Google+ vs Facebook – A lesson in target audience
I’ve always been one to read or hear something, understand it, but never really grasp the true meaning until I’ve personally experienced it. I’ve been wired that way for as long as I can remember. I’ve read about the importance of understanding your target audience and being where your audience is many many times. The whole concept made complete sense, but apparently I just didn’t fully grasp the concept…
Until recently that is.
I’ll admit, for the past 6 months or so, I’ve been a Google+ bigot. I was overly joyful at predicting Facebook’s demise and laughed at the types of posts that where popular there. I think I did this mostly because I was bitter. I was angry because I saw many bloggers having tons of success on Facebook, while I had none. I do still think Google+ is a better platform, but some recent insights I’ve gained about Facebook has me respecting and understanding it a whole lot more.
In July of 2010, I created a Facebook Page for Side Income Blogging. I published my posts on it, tried to stir up some conversation and worked to engage my readers. I shared the Facebook page in articles, told my friends about it, and did everything I knew to do to grow that page. As of today, 3 years later, it has 156 likes. Only, 156.
Needless to say, comparing myself to other sites on Facebook that have 20,000+ likes, I felt completely defeated. I had no idea what I was doing wrong, I felt like a complete Facebook failure. Of course the silver lining in this is that it caused me to look at other options, Google+ being one of those.
I was an early adopter of Google+, joining in July of 2011, shortly after Google+ was announced. I played around with it for a bit, but made the mistake that many others made, and decided it was a Ghost Town. I went back to focusing on my Facebook page. Fortunately, in January of 2013, Google+ announced Google+ Communities. Communities intrigued me, so I decided to give Google+ another shot, and I’m glad I did.
I noticed something about Google+ almost right away once I started actively engaging – The type of discussion and people where different than Facebook, way different. Many of the people on Google+ where technology people that ran their own blogs and websites. The people on Google+ seemed to be much like me. I wondered if Side Income Blogging could be more successful on Google+ than on Facebook. I created a Side Income Blogging page, and started working towards establishing myself as a blogging authority. This decision paid off.
Eight months later, I now have more than 2,500 followers on Google+, and my Side Income Blogging page has more than 500 +1s and 279 people have the Side Income Blogging page in their circles. Far more successful wouldn’t you say? I feel very strongly that Google+ is critical for blogging success going forward.
Facebook round two: Success!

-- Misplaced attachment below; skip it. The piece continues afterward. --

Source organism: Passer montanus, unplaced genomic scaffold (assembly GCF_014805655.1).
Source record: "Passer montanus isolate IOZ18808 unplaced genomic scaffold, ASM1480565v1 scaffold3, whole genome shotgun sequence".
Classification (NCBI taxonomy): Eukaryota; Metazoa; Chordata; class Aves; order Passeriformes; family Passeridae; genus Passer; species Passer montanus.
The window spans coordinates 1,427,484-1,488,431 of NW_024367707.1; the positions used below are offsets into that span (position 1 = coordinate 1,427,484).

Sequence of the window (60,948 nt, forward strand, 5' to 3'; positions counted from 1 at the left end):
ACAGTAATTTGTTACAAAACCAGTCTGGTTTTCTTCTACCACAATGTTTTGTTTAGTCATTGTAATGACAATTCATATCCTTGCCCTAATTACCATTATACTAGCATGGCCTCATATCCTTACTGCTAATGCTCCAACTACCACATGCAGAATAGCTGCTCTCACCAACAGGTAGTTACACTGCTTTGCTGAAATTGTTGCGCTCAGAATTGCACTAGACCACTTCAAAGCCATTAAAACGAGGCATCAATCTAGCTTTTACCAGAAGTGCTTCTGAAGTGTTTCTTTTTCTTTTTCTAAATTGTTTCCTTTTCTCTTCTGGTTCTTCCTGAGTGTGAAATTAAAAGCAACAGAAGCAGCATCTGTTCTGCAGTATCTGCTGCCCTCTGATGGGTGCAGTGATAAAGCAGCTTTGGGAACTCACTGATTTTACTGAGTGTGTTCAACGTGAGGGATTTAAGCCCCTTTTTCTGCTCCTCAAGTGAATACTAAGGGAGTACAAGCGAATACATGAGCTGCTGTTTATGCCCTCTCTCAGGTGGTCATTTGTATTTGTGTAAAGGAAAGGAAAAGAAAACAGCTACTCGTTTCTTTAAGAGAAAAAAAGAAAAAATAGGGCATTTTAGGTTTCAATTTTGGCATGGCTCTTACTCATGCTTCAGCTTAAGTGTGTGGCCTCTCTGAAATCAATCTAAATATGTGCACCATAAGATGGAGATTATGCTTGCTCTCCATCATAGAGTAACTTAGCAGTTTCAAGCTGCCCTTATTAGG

My wife and I had been tossing around the idea of starting a “Life” blog for some time. Last Sunday, we decided to pull the trigger. We created a blog called Blue Ridge Mountain Life that shares stories, photos, recipes, reviews, and news items about our life in the NC Mountains. Given the success I had seen a few other “Life” blogs have on Facebook, and in particular my friend Charles Keys with his Back Roads Living site and Facebook page, I decided to give Facebook another try. I expected similar results, but figured in couldn’t hurt.
A week later, and the Blue Ridge Mountain Life Facebook page has over 500 Likes and has reached more than 72,000 people! I was shocked and thrilled. Our new site and Facebook page has been a huge success so far. I’m also seeing that the click through rate to our blog is pretty high, and Facebook users even click on ads. Blue Ridge Mountain Life is already earning income in it’s first week. I’ve never had a blog do that before.
This had me thinking though: Why the big difference in success from Side Income Blogging and Blue Ridge Mountain Life? Why was one so much more popular than the other on Facebook?
The answer lies in the audience and their usage…
Be where your audience is
I remembered the articles I had read and frankly the advice I had given others: be where your audience is.
My audience for Side Income Blogging wasn’t on Facebook. Facebook users didn’t seem to want to learn about the gory technical details of creating a blog. Facebook users primarily want to be entertained. They want funny images, beautiful pictures, cute sayings, recipes, decor ideas and well … cats …
Now granted, I’m over generalizing a bit, but the essence of what I’m saying is true. People visit Facebook to catch up with their friends and family and be entertained. As much as I would like it to be, Side Income Blogging just isn’t entertaining (even with grumpy cat images).
The audience on Google+ is there to share knowledge and gain knowledge. While entertainment is a factor, I don’t see it as the primary factor. People on Google+ want to learn, they are there to expand their minds, their circles of knowledge and engage with like minded people.